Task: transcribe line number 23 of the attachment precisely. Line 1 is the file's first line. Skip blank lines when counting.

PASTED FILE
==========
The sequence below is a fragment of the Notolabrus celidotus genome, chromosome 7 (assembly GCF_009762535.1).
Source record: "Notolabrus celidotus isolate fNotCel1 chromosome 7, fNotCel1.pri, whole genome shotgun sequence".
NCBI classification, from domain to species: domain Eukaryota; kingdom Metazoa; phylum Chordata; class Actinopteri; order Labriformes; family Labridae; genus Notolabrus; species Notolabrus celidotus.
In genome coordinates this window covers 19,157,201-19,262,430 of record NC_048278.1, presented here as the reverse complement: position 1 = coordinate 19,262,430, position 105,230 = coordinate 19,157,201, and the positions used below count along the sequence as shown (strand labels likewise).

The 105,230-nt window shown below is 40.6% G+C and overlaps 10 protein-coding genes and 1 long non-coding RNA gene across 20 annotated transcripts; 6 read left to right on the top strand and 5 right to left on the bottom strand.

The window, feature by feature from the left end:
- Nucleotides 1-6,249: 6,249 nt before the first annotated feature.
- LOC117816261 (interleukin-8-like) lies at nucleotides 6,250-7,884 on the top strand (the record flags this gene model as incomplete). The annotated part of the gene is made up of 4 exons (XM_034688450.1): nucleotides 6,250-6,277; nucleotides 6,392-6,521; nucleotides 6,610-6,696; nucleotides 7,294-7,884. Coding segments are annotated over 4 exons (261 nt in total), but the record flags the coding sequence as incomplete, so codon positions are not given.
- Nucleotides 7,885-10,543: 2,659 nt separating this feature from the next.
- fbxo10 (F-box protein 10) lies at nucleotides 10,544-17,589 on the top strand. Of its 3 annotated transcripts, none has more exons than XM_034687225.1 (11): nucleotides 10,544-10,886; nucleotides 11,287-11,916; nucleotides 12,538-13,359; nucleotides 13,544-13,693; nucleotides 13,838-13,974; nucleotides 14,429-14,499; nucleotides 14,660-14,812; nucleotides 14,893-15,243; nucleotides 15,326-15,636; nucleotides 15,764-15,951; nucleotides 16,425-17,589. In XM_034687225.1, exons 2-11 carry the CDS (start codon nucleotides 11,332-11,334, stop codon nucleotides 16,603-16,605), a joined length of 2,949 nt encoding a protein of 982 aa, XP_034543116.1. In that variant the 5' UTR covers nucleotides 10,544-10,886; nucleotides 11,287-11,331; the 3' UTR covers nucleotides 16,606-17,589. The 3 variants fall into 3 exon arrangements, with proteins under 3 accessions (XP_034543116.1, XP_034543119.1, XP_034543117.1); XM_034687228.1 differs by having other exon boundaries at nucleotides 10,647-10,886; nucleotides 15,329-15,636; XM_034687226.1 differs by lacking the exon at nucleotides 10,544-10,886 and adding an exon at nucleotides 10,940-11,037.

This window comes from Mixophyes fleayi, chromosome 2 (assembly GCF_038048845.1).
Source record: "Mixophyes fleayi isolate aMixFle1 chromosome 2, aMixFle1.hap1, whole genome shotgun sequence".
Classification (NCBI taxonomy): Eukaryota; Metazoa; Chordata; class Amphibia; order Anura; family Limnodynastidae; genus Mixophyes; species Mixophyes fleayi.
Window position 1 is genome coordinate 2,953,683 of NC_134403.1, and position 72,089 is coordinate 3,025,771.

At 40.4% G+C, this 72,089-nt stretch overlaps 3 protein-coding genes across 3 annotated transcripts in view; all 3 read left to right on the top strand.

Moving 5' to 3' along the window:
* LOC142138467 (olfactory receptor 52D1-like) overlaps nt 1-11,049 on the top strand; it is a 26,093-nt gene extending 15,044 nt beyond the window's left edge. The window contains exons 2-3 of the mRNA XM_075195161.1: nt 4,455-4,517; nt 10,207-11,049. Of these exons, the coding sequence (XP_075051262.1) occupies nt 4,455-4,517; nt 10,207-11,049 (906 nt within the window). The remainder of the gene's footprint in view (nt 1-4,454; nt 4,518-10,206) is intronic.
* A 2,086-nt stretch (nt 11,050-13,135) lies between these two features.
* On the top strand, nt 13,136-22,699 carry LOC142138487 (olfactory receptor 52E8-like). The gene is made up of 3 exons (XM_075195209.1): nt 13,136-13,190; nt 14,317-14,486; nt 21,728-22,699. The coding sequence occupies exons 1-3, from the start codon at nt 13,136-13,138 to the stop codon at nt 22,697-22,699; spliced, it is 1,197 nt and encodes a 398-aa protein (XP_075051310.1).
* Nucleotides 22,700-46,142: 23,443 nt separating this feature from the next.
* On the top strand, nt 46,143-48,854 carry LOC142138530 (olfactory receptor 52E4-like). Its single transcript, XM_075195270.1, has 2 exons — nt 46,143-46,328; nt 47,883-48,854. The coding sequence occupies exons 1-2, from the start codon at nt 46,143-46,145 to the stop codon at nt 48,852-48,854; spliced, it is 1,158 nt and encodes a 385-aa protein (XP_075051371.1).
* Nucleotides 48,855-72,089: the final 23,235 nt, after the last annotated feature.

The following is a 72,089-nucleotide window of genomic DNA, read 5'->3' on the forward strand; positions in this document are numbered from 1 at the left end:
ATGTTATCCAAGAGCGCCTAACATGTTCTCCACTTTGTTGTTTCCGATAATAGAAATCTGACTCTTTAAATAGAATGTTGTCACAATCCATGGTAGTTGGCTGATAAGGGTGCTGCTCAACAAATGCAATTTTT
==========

The following is a 72,089-nucleotide window of genomic DNA, read 5'->3' on the forward strand; positions in this document are numbered from 1 at the left end: